School Lunch Debt: Districts Taking To Collection Agencies, Meal Swap-Outs To Stave Off Unpaid Bills

Americans are likely hearing from debt collectors more in recent years than in the past, but a practice that may become even more common: debt collecting for unpaid school lunches.

A lot of school-aged kids are getting free lunches -- not because they are backed by the government's free and reduced-lunch program, but because parents haven't been paying off lunch bills, forcing a number of districts to foot the cost.

Already weighed down by budget cuts across education systems, districts can't afford to take on yet another addition to climbing costs. As a result, several across the country have resorted to hiring debt collectors, employing constables and switching out regular meals for lesser versions in a push to get parents to pay up.

As of last February, New York City schools had absorbed some $42 million in unpaid lunch fees since 2004, according to The New York Times. Chapel Hill-Carrboro City Schools in North Carolina recently appropriated $40,000 to cover unpaid lunch fees, the Daily Tar Heel reports.

Columbus City Schools in Ohio in March turned unpaid accounts over to a collection agency in an effort to recover about $900,000 in unpaid lunch fees.

And while 70 percent of district students qualify for free lunches, Columbus City Schools still loses about $2,622 a day on unpaid lunches, The Columbus Dispatch reports.

To help alleviate the problem, the U.S. Department of Agriculture is trying out different policies and practices as part of the 2010 Healthy, Hunger-Free Kids Act to determine whether national requirements can be created. It is also working to identify more students whose parents do not apply for free or reduced-price meals, but are eligible to do so. A USDA pilot program would match school attendance records and Medicaid recipients in six states, beginning next year, Education Week reports.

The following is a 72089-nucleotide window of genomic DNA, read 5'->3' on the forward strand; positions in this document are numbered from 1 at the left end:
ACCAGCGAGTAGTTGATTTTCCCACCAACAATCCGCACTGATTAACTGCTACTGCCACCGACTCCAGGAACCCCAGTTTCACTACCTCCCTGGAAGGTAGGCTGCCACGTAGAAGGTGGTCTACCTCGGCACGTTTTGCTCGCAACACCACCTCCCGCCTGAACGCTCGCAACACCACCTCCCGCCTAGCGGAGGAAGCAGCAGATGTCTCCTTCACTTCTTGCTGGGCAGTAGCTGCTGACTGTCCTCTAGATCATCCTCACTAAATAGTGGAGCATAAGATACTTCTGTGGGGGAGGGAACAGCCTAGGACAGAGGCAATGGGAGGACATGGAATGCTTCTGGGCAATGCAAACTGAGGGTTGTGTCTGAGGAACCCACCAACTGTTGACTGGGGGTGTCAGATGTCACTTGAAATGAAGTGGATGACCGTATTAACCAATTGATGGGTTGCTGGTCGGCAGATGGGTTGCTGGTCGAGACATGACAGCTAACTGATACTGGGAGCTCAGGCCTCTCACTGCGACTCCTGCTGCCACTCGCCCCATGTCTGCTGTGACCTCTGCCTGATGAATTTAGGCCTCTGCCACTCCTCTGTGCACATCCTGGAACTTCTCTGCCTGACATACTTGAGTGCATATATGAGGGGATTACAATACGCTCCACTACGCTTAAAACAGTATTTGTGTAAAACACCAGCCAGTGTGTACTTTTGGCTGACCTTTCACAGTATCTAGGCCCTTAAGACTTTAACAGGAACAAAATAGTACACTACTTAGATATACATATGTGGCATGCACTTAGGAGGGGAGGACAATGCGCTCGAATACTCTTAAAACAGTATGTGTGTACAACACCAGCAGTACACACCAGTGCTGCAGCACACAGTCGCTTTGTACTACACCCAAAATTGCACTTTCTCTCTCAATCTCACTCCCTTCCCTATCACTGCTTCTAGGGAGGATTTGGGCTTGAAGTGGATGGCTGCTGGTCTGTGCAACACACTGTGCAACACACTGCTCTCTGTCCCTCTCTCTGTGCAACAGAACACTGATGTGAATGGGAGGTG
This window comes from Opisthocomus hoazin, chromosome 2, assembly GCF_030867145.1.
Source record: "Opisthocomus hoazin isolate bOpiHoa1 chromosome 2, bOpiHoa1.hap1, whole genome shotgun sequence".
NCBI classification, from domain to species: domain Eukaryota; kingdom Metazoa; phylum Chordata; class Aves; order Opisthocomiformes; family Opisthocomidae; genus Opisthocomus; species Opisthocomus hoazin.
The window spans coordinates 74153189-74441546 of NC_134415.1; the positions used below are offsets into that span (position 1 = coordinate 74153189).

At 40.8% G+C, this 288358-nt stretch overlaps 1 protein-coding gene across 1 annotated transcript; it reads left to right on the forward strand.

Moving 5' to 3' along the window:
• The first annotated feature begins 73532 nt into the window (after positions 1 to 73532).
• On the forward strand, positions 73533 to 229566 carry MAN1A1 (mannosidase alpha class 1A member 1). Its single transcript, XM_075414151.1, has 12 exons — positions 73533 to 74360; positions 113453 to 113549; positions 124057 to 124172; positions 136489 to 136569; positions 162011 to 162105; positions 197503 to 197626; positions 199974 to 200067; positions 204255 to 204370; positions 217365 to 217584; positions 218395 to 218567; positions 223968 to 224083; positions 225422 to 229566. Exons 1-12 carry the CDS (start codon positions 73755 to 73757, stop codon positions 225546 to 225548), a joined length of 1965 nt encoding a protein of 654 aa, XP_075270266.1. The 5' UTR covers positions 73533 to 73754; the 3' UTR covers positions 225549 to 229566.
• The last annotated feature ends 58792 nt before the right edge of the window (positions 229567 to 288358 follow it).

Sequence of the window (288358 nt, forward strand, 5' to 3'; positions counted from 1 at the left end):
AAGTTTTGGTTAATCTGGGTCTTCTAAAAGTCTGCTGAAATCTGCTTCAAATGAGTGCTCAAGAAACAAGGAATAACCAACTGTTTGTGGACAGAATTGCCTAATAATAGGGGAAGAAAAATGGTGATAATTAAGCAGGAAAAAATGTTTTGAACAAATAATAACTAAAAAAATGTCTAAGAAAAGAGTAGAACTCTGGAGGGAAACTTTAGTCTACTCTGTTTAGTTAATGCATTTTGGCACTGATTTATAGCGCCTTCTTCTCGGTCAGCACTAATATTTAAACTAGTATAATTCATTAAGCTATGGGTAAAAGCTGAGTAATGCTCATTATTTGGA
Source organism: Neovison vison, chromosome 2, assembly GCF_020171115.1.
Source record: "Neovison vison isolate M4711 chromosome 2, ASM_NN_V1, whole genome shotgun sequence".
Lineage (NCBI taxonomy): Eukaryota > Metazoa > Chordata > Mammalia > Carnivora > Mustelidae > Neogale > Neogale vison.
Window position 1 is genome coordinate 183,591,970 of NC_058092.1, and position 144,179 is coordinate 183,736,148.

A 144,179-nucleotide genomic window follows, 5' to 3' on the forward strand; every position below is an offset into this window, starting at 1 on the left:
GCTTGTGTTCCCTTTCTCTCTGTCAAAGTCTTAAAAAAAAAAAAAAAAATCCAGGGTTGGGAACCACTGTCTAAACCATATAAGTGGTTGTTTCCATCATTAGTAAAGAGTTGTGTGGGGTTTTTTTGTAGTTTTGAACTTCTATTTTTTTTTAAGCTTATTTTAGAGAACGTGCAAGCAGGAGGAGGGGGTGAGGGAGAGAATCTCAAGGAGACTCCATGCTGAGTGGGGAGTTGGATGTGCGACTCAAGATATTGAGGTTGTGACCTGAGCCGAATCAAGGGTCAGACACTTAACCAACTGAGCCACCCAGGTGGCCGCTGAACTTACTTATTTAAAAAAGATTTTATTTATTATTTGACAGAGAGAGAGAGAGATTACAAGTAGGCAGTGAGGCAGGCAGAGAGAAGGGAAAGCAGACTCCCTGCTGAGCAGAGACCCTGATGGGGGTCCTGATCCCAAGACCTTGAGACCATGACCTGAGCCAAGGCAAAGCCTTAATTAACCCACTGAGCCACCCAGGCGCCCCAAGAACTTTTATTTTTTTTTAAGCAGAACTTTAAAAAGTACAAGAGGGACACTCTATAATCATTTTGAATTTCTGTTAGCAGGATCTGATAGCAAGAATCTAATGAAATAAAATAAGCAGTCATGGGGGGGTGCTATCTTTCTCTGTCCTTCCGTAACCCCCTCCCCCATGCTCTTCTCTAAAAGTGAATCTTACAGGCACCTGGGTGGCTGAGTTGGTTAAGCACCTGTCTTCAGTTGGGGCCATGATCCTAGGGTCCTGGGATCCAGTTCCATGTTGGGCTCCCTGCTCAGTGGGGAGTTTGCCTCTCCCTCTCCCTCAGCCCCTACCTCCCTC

In Davidson County, North Carolina, a new policy implemented last June limits student lunch debt to $11.75 before they are only permitted an alternative lunch until the debt is paid. That "alternative" means cheese or peanut butter sandwiches with fruit, vegetables and milk -- a lesser, and less costly, version of a regular meal with meat, and one that the USDA will reimburse. When that debt reaches $37.50, the family is referred to a collection agency.

Since the policy's implementation, district school lunch debt has fallen to $41,000 from $54,000, according to Education Week.

"I cannot tell you whether it is the change in the meal or the threat of a collection agency," Said Lisa Nelson, Davidson's director of child nutrition.

The alternative meals that Davidson County provides is not required by the USDA, but is encouraged.

The school district in Meriden, Conn. saw its student lunch debt dive to $845, from $60,000, after it took a series of proactive measures: the district sent out applications for free and reduced-price meals over the summer, allowing for ample processing time before the school year started, and created guidelines that gave elementary students alternative meals if they carried lunch debt, but barred middle and high school students from receiving any meals if they had outstanding fees.

The measures are beginning to prove successful for districts, but parents are sometimes skeptical of the methods. In West Virginia's Boone County Schools, where debt has accrued to $100,000, parents told WOWK-TV that some students had to collect money for their peers to eat. Robert White said his children were shamed when they were asked to call their parents from the principal's office, reminding them that they were delinquent on lunch payments.

"They singled out the kids that had an outstanding lunch bill and just embarrassed them in front of all their friends and their peers," White said.

The House of Representatives on Thursday passed a budget that replaces about $100 billion in mandatory cuts next year. The Congressional Budget Office estimates that the plan would slash food aid for children in 22 million households across the country, and some 300,000 children would be cut from school lunch programs.

CORRECTION: A previous version of this story incorrectly located Boone County in North Carolina. It is in West Virginia.